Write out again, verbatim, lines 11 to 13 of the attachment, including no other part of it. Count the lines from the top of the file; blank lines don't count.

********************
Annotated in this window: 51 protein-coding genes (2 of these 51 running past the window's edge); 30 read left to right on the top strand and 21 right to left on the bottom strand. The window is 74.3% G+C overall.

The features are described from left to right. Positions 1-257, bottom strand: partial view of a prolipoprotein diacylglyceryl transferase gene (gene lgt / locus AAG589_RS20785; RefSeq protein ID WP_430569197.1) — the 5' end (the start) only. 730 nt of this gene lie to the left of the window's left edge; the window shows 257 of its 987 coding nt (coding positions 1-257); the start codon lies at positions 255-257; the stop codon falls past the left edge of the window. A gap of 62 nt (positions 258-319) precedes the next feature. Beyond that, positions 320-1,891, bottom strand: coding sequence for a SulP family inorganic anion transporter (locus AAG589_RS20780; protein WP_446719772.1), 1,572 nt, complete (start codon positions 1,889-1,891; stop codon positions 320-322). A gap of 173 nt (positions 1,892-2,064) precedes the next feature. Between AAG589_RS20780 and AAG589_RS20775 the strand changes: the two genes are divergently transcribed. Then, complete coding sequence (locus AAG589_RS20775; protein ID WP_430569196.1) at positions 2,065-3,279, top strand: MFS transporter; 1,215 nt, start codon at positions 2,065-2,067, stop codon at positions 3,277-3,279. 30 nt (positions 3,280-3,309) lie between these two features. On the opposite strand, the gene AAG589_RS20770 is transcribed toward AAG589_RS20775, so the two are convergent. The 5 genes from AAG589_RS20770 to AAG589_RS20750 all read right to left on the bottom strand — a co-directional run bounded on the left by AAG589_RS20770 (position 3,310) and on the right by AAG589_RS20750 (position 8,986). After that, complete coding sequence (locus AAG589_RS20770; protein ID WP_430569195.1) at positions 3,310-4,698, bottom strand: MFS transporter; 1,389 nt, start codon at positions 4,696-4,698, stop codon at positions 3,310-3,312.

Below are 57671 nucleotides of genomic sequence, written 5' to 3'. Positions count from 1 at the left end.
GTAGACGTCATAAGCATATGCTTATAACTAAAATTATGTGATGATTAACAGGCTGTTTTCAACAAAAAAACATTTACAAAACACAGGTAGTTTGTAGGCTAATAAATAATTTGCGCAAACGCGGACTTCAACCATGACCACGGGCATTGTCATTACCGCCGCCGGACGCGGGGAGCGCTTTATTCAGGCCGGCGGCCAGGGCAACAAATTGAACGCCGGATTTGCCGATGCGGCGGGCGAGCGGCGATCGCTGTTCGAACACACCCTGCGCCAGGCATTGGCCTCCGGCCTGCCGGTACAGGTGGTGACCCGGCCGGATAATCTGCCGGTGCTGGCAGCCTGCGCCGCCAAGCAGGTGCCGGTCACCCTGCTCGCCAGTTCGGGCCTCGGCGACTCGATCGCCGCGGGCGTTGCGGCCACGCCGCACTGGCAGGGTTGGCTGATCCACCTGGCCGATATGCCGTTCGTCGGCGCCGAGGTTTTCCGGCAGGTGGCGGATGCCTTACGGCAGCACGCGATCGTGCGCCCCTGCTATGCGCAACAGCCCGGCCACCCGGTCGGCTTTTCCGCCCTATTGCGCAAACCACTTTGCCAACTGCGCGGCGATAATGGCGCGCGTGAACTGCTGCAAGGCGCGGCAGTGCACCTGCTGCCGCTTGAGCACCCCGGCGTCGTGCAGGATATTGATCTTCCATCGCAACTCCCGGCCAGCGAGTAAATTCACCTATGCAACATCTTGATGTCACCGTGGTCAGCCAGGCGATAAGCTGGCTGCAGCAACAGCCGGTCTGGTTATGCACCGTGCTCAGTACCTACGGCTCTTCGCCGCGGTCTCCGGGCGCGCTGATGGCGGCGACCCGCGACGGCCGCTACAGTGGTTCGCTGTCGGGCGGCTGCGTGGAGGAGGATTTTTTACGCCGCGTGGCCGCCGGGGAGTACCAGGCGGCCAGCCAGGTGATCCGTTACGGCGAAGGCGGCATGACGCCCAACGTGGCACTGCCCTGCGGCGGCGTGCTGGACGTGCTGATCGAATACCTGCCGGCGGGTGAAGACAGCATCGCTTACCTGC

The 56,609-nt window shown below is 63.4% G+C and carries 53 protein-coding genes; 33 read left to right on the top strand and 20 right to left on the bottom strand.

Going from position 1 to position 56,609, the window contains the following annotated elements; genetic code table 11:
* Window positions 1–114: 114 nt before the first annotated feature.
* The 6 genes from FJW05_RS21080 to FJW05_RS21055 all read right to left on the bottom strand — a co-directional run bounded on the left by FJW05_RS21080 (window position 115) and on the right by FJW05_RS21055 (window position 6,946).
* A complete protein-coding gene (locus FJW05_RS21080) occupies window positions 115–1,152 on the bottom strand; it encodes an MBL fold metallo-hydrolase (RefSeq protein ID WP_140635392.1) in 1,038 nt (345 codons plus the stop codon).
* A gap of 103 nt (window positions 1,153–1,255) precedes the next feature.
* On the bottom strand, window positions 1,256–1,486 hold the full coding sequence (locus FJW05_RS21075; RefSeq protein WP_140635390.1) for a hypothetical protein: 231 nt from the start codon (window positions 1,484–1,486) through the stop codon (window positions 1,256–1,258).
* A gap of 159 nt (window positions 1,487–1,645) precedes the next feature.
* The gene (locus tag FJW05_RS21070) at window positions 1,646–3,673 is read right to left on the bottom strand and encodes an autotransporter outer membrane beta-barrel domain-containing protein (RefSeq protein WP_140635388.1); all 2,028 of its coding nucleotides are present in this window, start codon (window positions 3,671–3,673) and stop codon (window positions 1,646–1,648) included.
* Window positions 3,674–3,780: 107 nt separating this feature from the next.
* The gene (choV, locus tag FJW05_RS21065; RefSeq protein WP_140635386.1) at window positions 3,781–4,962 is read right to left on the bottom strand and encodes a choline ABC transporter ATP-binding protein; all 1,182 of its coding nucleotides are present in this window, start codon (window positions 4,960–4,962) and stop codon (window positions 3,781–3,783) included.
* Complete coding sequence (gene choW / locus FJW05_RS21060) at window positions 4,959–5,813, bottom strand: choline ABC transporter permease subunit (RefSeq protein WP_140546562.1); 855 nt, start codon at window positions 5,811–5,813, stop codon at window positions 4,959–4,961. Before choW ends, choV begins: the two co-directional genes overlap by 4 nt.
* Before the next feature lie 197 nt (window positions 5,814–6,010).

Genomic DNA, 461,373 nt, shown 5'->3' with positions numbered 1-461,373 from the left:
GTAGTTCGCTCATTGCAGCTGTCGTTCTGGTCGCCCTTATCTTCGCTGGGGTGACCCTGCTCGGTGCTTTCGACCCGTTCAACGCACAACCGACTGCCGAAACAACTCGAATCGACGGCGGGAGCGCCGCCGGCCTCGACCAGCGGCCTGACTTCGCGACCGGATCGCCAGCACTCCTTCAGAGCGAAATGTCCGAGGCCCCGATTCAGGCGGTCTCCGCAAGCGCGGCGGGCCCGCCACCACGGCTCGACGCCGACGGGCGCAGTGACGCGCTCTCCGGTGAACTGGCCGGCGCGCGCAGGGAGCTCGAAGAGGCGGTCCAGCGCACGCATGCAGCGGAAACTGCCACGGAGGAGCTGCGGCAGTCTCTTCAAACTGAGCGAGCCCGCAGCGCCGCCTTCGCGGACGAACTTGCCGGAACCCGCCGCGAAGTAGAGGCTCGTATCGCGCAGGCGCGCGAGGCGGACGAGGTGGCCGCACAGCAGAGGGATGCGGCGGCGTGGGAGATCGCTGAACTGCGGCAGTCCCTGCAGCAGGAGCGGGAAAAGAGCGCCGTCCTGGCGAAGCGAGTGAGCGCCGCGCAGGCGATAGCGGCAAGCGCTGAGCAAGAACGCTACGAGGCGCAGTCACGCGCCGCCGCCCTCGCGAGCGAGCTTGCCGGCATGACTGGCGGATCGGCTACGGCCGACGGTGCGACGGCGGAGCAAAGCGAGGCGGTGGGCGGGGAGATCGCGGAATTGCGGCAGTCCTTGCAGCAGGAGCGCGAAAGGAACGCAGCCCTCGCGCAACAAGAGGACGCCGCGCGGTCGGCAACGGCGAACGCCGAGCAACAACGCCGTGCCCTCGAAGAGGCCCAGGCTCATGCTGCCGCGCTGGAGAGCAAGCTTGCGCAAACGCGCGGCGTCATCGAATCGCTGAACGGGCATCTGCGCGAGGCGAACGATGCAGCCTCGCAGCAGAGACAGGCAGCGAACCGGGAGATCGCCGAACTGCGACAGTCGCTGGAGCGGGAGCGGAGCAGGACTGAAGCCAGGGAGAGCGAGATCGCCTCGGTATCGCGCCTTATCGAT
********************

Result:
* On the bottom strand, window positions 1,256–1,486 hold the full coding sequence (locus FJW05_RS21075; RefSeq protein WP_140635390.1) for a hypothetical protein: 231 nt from the start codon (window positions 1,484–1,486) through the stop codon (window positions 1,256–1,258).
* A gap of 159 nt (window positions 1,487–1,645) precedes the next feature.
* The gene (locus tag FJW05_RS21070) at window positions 1,646–3,673 is read right to left on the bottom strand and encodes an autotransporter outer membrane beta-barrel domain-containing protein (RefSeq protein WP_140635388.1); all 2,028 of its coding nucleotides are present in this window, start codon (window positions 3,671–3,673) and stop codon (window positions 1,646–1,648) included.